email   Email Us: phone   Call Us: +1 (914) 407-6109   57 West 57th Street, 3rd floor, New York - NY 10019, USA

Lupine Publishers Group

Lupine Publishers

  Submit Manuscript

ISSN: 2641-1709

Scholarly Journal of Otolaryngology

Research Article(ISSN: 2641-1709)

Nasolabial Cysts: International and Multicentric Series Volume 9 - Issue 1

Vansteelant G1*, De Dorlodot Cl1, Hox V2, Riahi I3, Lahlimi Hamza4 and Eloy Ph1

  • 1Department of ENT & HNS, CHU UCL Namur, Belgium
  • 2Department of ENT & HNS, Saint Luc UCL Brussels, Belgium
  • 3Department of ENT, CHU Charles Nicolle, Tunisia
  • 4Department of ENT, CHU Hassan II, Route Sidi Harazem, FEZ, Morocco

Received: September 14, 2022;   Published: September 26, 2022

Corresponding author: Géraldine Vansteelant, Department of ENT & HNS, CHU UCL Namur, Saint Luc UCL Brussels, Belgium

DOI: 10.32474/SJO.2022.09.000304

Abstract PDF


Introduction: Nasolabial cysts, also known as nasoalveolar cysts are benign, non-odontogenic, soft tissue cysts located in the nasolabial fold. The cysts occur unilateral or rarely bilateral and have been found to be most prevalent amongst middle-aged women of Asian or African American descent.

Methods and Results: We report a retrospective study on 27 patients presenting a nasolabial cyst, diagnosed and treated between 2010 and 2022. The case series includes 20 women and 7 men (mean age was 45) from 3 different countries: Belgium, Tunisia and Morocco.

The reported symptoms were alar deformity in 24 cases, nasal obstruction in 6 cases and recurrent infection in 15 cases. 4 patients were treated with oral antibiotics alone whereas 23 patients underwent surgery. The surgery consisted of external sublabial excision in 19 cases or assisted endoscopic endonasal marsupialization in 4 cases. There was no recurrence of the cyst upon a minimum follow-up of more than 6 months except for in one patient who underwent revision surgery.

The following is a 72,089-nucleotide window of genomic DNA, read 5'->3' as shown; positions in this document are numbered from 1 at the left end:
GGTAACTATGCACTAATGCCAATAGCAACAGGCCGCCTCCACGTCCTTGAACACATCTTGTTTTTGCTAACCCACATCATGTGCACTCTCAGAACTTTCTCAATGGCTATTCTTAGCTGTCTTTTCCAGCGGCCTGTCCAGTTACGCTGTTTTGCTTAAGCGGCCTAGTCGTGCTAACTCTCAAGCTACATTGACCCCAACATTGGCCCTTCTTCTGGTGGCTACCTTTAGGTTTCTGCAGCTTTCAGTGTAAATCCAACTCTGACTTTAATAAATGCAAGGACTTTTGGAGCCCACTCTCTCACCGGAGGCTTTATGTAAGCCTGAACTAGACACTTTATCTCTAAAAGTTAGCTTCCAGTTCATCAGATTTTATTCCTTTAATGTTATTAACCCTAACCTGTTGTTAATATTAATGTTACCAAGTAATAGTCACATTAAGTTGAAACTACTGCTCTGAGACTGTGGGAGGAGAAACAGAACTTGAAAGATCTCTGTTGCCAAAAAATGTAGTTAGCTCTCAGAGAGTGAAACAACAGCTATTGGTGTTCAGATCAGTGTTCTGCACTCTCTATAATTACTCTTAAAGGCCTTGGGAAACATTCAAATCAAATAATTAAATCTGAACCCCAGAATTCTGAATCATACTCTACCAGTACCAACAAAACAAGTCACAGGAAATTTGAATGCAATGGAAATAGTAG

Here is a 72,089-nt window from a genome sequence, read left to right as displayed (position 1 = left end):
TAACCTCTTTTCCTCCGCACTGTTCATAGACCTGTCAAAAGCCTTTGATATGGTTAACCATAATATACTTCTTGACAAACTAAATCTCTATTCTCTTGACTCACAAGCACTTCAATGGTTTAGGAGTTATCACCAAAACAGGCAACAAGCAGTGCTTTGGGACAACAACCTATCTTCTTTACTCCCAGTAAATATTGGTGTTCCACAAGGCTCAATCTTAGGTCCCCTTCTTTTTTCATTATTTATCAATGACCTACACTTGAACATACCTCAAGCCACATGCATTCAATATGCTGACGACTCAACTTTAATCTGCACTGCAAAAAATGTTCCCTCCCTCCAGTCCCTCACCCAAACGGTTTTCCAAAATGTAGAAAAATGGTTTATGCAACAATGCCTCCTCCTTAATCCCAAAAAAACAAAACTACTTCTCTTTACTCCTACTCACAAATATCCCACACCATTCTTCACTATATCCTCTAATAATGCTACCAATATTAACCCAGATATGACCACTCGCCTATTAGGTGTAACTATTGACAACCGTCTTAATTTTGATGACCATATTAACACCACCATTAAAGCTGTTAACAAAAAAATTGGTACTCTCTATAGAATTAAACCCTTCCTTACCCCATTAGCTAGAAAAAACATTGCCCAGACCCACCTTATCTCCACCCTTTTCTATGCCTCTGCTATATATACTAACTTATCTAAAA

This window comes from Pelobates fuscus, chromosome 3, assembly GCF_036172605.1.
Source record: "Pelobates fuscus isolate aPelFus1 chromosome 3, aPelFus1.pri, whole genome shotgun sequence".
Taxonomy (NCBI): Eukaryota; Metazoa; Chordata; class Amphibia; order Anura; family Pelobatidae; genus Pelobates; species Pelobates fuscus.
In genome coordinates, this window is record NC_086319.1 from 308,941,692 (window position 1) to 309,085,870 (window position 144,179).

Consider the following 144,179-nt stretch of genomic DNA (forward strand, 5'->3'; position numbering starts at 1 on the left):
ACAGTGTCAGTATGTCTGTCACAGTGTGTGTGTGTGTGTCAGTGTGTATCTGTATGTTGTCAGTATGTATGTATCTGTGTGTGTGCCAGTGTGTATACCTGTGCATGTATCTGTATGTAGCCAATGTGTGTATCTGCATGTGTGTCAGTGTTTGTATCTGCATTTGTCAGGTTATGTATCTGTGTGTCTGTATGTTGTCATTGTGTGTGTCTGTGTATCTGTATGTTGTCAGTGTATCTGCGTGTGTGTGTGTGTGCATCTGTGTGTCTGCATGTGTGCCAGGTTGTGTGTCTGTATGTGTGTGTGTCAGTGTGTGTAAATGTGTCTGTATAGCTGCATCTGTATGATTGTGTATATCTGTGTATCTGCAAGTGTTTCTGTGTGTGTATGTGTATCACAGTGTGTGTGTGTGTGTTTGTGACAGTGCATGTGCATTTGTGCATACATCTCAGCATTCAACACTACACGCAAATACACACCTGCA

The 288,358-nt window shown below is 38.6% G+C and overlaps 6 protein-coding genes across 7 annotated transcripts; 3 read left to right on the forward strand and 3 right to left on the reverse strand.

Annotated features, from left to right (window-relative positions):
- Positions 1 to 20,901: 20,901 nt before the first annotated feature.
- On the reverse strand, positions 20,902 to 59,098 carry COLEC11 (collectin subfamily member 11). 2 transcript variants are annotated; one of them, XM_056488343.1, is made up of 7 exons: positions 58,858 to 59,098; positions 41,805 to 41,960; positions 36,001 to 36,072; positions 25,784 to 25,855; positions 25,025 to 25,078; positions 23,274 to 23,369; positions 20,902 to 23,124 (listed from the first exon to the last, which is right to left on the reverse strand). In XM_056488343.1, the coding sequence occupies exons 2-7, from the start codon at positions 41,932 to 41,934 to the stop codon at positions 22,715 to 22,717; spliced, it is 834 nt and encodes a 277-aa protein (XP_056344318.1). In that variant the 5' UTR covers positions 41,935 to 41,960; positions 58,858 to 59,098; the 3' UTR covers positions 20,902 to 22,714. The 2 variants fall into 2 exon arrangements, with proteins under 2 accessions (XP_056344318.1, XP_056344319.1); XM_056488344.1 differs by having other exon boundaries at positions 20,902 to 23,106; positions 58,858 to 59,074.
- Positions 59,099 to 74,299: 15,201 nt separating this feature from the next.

Conclusion: Nasolabial cysts are located in the premaxillary region. They are particularly rare in Belgium and seem to be more common in North African countries. There is a female preponderance. The diagnosis is made by clinical examination and imaging. CT scan is the most common imaging modality because of its availability in many countries and lower cost than MRI. However, MRI is the best imaging modality to diagnose small lesions. Surgery is usually required. Two main treatment procedures are reported: limited intraoral sublabial surgery or endoscopic transnasal marsupialization, both surgery modalities have positive outcomes.

Keywords: Nasolabial cyst; Endonasal surgery; Nasal; Cyst; CT; MRI; Sublabial approach


Nasolabial cysts, also known as nasoalveolar cysts are benign cysts. They were first described by Zuckerkandl in 1882 [1]. The cysts are soft tissue, non-odontogenic cysts located in the nasolabial fold. They have an incidence of 0.7% among all cysts in the maxillofacial region and 2.5% among non-odontogenic cysts. There is different hypothesis about the embryological origin of nasolabial cysts, the cyst is either formed by detention of cells either from the maxilla medial and lateral nasal wall, or by detention of cells from the inferior nasolacrimal channel [2]. The differential diagnosis must be made with odontogenic or periapical cysts, cysts of maxilla, central line cysts, epidermal inclusion cyst, periapical granulomas and finally neoplastic lesions [3]. The cysts are unilateral and affect middle-aged (40–50-year-old) women [4]. These lesions can expand into the anterior nasal floor but remain submucosal and extraosseous. When the cysts are symptomatic, surgery is the treatment of choice and there are 2 main surgical methods: the sublabial or endonasal approach [5]. According to the current literature, no expansive case series have been reported from North Africa and Europe.

Patients and Methods